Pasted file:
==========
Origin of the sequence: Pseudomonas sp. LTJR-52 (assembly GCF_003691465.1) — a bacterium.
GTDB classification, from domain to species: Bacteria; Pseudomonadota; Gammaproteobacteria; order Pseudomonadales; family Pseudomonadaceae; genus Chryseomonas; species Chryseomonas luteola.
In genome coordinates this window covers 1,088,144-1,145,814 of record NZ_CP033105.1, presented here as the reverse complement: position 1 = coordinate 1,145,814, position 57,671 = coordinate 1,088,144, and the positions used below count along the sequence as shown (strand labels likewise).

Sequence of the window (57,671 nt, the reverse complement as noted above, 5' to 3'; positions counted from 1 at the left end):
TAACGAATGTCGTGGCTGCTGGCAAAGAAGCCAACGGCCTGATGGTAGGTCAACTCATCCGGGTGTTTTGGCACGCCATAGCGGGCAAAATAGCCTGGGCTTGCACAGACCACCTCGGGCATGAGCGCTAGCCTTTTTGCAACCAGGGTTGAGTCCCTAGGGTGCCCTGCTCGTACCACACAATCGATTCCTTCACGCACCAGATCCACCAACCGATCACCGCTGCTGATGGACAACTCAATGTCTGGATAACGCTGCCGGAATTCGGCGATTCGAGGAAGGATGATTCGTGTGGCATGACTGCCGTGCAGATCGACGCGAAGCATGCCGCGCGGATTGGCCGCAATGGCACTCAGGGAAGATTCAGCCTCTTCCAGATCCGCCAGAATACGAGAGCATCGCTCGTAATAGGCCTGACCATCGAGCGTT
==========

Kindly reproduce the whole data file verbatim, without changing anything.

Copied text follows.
Origin of the sequence: Pseudomonas sp. LTJR-52 (assembly GCF_003691465.1) — a bacterium.
GTDB classification, from domain to species: Bacteria; Pseudomonadota; Gammaproteobacteria; order Pseudomonadales; family Pseudomonadaceae; genus Chryseomonas; species Chryseomonas luteola.
In genome coordinates this window covers 1,088,144-1,145,814 of record NZ_CP033105.1, presented here as the reverse complement: position 1 = coordinate 1,145,814, position 57,671 = coordinate 1,088,144, and the positions used below count along the sequence as shown (strand labels likewise).

Sequence of the window (57,671 nt, the reverse complement as noted above, 5' to 3'; positions counted from 1 at the left end):
TAACGAATGTCGTGGCTGCTGGCAAAGAAGCCAACGGCCTGATGGTAGGTCAACTCATCCGGGTGTTTTGGCACGCCATAGCGGGCAAAATAGCCTGGGCTTGCACAGACCACCTCGGGCATGAGCGCTAGCCTTTTTGCAACCAGGGTTGAGTCCCTAGGGTGCCCTGCTCGTACCACACAATCGATTCCTTCACGCACCAGATCCACCAACCGATCACCGCTGCTGATGGACAACTCAATGTCTGGATAACGCTGCCGGAATTCGGCGATTCGAGGAAGGATGATTCGTGTGGCATGACTGCCGTGCAGATCGACGCGAAGCATGCCGCGCGGATTGGCCGCAATGGCACTCAGGGAAGATTCAGCCTCTTCCAGATCCGCCAGAATACGAGAGCATCGCTCGTAATAGGCCTGACCATCGAGCGTT